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What are parasites
- Jun 22, 2018 -

In evolutionary biology, parasitism is a relationship between species, where one organism, the parasite, lives on or in another organism, the host, causing it some harm, and is adapted structurally to this way of life.

Parasites include protozoans such as the agents of malaria, sleeping sickness, and amoebic dysentery; animals such as hookworms, lice, mosquitoes, and vampire bats; fungi such as honey fungus and the agents of ringworm; and plants such as mistletoe, dodder, and the broomrapes. 

There are six major parasitic strategies of exploitation of animal hosts, namely parasitic castration, directly transmitted parasitism (by contact), trophically transmitted parasitism (by being eaten), vector-transmitted parasitism, parasitoidism, and micropredation.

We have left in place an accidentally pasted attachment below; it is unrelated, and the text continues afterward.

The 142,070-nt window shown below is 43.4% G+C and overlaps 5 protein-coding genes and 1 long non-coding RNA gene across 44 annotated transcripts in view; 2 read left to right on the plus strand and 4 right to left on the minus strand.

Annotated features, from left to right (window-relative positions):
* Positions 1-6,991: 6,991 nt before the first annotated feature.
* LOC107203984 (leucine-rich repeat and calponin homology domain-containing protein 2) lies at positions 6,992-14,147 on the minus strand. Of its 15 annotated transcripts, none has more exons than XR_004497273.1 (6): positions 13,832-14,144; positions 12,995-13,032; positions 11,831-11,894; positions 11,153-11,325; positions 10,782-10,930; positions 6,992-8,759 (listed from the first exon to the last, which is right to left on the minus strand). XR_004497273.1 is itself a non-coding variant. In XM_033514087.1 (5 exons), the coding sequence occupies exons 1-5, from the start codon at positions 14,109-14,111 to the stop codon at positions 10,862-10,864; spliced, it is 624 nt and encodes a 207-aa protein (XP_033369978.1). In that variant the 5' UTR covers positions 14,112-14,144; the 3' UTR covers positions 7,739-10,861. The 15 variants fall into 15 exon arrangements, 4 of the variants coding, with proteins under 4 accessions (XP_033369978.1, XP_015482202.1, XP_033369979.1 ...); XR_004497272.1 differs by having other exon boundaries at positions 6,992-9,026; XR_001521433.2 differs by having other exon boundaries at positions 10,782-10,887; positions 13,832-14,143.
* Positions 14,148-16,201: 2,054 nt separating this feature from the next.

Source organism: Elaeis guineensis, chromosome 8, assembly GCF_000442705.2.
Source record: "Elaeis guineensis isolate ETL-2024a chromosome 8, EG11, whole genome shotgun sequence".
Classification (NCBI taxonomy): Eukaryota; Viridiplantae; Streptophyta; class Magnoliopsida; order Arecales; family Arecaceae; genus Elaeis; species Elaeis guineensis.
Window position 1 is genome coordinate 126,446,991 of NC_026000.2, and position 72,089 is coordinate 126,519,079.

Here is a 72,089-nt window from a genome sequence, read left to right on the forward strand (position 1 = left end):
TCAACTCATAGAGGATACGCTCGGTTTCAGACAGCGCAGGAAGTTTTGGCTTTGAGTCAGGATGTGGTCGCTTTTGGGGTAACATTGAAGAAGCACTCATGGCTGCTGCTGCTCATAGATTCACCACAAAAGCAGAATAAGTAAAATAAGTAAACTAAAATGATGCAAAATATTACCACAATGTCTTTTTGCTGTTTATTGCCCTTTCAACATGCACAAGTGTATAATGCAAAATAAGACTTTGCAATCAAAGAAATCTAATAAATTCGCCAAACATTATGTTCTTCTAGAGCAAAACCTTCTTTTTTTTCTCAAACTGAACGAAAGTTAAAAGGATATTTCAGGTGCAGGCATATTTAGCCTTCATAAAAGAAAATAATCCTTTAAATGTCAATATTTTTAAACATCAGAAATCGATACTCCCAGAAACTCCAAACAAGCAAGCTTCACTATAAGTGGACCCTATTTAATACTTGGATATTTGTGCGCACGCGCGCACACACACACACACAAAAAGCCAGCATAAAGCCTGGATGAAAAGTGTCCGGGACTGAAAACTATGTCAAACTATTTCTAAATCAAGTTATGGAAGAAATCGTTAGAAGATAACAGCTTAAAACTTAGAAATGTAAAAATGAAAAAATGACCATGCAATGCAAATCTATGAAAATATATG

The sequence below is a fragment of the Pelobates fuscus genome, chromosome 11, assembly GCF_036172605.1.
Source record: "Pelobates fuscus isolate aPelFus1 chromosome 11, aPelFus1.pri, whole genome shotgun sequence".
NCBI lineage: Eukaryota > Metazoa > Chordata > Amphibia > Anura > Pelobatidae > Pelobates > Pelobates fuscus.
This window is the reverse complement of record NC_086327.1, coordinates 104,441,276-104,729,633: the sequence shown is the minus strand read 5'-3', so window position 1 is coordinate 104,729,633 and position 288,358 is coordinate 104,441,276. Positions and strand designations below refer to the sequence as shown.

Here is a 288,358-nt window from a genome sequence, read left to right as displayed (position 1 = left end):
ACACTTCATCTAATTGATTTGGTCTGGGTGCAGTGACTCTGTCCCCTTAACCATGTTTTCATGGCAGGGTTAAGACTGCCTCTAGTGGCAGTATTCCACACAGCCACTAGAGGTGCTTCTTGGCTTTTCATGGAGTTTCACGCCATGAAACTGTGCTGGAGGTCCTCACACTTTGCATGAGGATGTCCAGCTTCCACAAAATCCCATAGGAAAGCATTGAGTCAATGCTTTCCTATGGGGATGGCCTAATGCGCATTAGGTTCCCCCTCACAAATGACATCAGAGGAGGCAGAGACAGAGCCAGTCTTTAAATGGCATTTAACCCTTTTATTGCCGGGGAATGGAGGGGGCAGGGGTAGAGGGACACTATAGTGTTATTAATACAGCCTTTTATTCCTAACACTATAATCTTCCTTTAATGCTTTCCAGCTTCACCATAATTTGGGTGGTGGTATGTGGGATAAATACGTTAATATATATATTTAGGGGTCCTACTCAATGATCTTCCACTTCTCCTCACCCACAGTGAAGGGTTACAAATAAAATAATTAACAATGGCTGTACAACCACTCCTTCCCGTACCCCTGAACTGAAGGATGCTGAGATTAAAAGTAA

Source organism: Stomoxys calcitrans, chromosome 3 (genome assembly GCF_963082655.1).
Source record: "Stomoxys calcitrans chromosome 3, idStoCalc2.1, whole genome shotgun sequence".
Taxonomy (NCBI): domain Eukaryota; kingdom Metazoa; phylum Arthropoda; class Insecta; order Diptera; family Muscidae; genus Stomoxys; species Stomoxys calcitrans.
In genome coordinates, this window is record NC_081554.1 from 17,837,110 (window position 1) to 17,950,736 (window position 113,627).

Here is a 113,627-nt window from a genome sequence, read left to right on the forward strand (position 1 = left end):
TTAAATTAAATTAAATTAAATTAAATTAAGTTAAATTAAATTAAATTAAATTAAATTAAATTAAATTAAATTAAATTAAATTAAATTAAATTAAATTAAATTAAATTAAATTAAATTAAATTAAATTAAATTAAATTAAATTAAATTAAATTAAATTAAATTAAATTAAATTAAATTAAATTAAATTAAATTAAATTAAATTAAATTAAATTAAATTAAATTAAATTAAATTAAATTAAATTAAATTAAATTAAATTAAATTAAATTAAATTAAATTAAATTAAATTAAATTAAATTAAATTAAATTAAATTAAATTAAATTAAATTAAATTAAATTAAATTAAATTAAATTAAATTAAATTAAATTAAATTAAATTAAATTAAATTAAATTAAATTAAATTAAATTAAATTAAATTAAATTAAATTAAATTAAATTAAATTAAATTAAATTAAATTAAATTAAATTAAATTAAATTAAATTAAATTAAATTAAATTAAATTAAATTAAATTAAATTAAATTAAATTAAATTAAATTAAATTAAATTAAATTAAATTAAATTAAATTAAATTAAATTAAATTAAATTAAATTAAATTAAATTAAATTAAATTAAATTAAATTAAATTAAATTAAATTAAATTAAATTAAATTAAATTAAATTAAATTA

Parasitism is a type of consumer-resource interaction,but unlike predators, parasites, with the exception of parasitoids, are typically much smaller than their hosts, do not kill them, and often live in or on their hosts for an extended period. Parasites of animals are highly specialised, and reproduce at a faster rate than their hosts. Classic examples include interactions between vertebrate hosts and tapeworms, flukes, the malaria-causing Plasmodium species, and fleas.

Parasites reduce host fitness by general or specialised pathology, from parasitic castration to modification of host behaviour. Parasites increase their own fitness by exploiting hosts for resources necessary for their survival, in particular by feeding on them and by using intermediate (secondary) hosts to assist in their transmission from one definitive (primary) host to another. Although parasitism is often unambiguous, it is part of a spectrum of interactions between species, grading via parasitoidism into predation, through evolution into mutualism, and in some fungi, shading into being saprophytic.